So what do you all think about placing a diagnosis of depression on an infant? If an infant can be depressed can't they also love? That's what you want you know. You want to know the dog loves you,the cat loves you.................your car loves you.........................Ah,c'mon now you know you've patted your dashboard in gratitude when your car won't start to try to "encourage"it somehow.
    Emotions other than survival instinct are just too complicated.
    Sorry,but you dog doesn't really love you........................he licks you for the salts on your skin. Your cat needs somewhere to get rid of the hair(so they don't have to cough up much in your lap later). Your car is just a piece of crap so you might as well have your mechanic on speed-dial.

    Isn't depression fairly complex? If not,why do adults seem to have such a hard time with it in differing levels of affliction?

    Why are emotions so seemingly easy to diagnose when they are very complicated to understand?
    Can infants understand thier feelings enough to be depressed?
    Can you be depressed if you don't know what "not depressed"means?

    Can you miss a mother if you never had one?

    Isn't this a little like Regression therapy where they hypnotize you and then suggest your past?

    I'll tell you what.....................................when I go to clinicals I will be looking in charts. If I see Erikson being used in an original way then I'll take it all back.
    I think that I just need to learn to write in "psychologist".

    Anyway,like I was saying.............................I'm so excited to be in psychology classes! I can't wait to apply it to patients. I just wish we got to take more. Psychology is so interesting. I have trouble learning it because I need to be more abstract,that is one of my weaknesses.

    Does that sound about right?
  11. by   Sleepyeyes
    OK, being of a philosophical bent myself, I propose (yet another) question in this ongoing debate, to wit:

    Nurses have a culture and a society. What is society really, but an idea held by a group of people?

    If all of nursing society is agreed on what constitutes human emotional nature and the contructs thereof are agreed as adequately translated by [Eriksen & Maslow, for instance], why not define patient behaviors based on this construct and whatever behaviors fall outside of that realm, just describe?

    The constructs that they propose are admittedly deficient. However, there needs be some common-ground relationship for us all to tie the behaviors that we observe into some meaningful form.

    So we ascribe meaning to babies' behaviors because we infer that, for instance: People have feelings; babies are undeveloped people; therefore, babies must have feelings. However indirect the reference, the provability is in the fact that at a certain point, babies do begin to have real emotions vs reflex, and it is better for their general well-being for us to treat them as sentient beings from their conception or birth, than to accept an arbitrary age --say age 7, which the Catholic Church calls "the age of reason" and the age at which one becomes responsible for the consequences of their behavior.

    [PS a lot of what you will hear in nursing school has to be taken with this in mind--you are basically learning Nursing as a Philosophical Construct. Students shake their heads in disbelief at some of the wacky-sounding things they have to learn, and truly, out-of-context, in the classroom, some of this stuff sounds pretty un--meaningful, but once you are in the nurse's shoes and in the job, it develops HONEST, TRUE MEANING! One of my instructors called this the "Aha!" moment.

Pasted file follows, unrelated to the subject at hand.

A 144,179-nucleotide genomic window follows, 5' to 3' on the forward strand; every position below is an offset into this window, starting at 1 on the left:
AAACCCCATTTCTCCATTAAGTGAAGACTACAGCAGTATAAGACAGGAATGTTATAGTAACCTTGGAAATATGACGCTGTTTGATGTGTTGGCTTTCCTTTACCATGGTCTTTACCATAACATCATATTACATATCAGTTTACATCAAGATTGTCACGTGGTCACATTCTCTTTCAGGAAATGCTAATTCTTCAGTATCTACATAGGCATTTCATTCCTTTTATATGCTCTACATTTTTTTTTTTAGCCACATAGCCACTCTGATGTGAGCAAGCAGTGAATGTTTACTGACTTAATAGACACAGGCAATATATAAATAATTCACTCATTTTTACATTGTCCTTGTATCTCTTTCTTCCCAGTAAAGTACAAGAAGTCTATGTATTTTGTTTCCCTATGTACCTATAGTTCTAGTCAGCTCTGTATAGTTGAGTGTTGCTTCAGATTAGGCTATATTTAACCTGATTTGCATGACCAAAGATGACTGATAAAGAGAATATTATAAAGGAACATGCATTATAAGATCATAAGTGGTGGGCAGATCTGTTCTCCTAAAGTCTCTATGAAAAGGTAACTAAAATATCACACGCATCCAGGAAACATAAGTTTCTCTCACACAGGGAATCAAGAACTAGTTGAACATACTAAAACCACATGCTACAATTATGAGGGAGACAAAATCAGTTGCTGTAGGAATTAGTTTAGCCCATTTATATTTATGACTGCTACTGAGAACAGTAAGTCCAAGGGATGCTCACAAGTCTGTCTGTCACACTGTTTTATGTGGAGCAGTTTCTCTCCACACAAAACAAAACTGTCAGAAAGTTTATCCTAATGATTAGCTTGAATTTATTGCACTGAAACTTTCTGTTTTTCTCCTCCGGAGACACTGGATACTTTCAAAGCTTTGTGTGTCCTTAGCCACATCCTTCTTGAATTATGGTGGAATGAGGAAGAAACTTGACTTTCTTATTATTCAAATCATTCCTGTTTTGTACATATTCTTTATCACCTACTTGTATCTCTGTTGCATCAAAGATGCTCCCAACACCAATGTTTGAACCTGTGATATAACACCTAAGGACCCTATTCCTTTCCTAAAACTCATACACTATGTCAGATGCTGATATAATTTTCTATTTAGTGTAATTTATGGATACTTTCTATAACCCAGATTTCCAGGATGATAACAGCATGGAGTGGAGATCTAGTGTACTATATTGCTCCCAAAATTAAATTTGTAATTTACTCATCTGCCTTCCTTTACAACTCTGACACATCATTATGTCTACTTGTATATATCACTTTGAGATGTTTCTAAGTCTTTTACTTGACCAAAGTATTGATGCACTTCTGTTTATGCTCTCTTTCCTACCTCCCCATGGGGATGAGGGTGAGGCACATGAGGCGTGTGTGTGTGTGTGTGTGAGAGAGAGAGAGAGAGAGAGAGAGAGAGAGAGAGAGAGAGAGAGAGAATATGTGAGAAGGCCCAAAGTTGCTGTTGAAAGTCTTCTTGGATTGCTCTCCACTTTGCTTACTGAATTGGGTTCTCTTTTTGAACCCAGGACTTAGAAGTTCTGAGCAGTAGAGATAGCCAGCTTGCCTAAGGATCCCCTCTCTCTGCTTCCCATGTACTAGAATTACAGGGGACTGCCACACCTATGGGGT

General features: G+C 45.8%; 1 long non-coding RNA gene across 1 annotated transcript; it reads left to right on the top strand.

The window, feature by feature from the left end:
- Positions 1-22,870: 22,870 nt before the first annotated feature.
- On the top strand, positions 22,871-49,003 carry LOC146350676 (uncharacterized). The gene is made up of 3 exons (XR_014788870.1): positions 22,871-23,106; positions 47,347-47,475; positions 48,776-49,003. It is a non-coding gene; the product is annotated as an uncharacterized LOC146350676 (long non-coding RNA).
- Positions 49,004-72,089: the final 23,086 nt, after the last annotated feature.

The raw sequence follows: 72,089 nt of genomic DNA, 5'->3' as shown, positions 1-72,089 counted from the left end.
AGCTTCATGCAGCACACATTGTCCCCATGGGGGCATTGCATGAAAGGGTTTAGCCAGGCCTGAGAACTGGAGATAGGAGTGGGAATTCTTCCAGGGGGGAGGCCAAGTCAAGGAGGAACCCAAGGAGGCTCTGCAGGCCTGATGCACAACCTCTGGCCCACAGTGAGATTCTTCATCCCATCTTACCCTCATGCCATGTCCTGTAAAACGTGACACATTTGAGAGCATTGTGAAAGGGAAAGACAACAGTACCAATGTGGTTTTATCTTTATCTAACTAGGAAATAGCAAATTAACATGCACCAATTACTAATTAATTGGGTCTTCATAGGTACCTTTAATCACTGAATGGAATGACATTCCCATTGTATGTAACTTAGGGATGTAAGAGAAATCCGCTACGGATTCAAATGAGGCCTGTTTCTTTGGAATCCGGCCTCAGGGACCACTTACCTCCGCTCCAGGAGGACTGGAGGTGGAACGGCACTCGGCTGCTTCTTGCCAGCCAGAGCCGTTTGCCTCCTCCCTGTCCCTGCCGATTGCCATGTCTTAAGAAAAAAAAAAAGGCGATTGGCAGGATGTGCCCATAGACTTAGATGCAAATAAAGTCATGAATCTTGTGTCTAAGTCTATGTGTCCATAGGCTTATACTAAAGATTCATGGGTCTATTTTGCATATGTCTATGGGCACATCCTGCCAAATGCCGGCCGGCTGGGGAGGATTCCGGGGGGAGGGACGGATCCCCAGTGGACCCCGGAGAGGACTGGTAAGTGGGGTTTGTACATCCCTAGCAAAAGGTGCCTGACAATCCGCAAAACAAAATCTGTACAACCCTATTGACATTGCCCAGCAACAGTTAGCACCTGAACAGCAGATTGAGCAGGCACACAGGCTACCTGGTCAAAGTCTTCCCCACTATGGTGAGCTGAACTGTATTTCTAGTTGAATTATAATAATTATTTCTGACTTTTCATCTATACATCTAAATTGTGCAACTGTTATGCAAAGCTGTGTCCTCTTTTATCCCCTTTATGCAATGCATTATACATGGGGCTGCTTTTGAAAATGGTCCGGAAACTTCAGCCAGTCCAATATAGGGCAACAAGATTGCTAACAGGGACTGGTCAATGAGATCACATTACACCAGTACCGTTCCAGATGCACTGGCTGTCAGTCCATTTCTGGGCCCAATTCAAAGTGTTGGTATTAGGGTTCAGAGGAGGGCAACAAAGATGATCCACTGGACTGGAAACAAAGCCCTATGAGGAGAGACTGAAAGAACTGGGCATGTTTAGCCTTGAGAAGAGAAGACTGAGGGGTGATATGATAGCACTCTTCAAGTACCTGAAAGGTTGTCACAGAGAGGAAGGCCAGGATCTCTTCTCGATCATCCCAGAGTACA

So in nursing school, yes, there is a lot of "go along to get along" and unfortunately, you won't see the sense of it til you're a nurse, but you hafta start somewhere]
  12. by   Peeps Mcarthur
    Nurses have a culture and a society. What is society really, but an idea held by a group of people?
    That's a good point
    Isn't it nice to be able to have some thoughtful insight and not be flamed?:angryfire


    The constructs that they propose are admittedly deficient. However, there needs be some common-ground relationship for us all to tie the behaviors that we observe into some meaningful form.
    Exactly,however desperate the notion. The more complex the better.......as long as we all go along......uhmm?

    I will go along,but I won't last long if I think nursing theory is dellusional. I'll be a phony.......That's worse than failing and being kicked out of the program. Being a phony is the lowest form of life.

    Ya know,there is a possibility that I just don't belong in nursing. I have considered that.
    Nobody can be all things to all people and I certainly seem to take a different view of psychology,but I will need a larger sample to draw from for a conclusion.
  13. by   Sleepyeyes
    Honey, I think you'll make a real kick-butt nurse. But don't do it if you need your ego stroked by anything but your patient's (sometimes miniscule and impossible to measure) responses to your care.

    A lot of nurses feel the same way you do about the theoretical stuff, but none of us has the energy to fight every stupid idea that comes across the desk.

    Nursing is war; health against sickness, life against death. I "choose my battles," and the psychological mutterings and incantations of the few no longer not deserve my ire; I have bigger fish to fry.

    Death, beware!

    Long Live the Patient & Good Quality of Life to him/her too! :kiss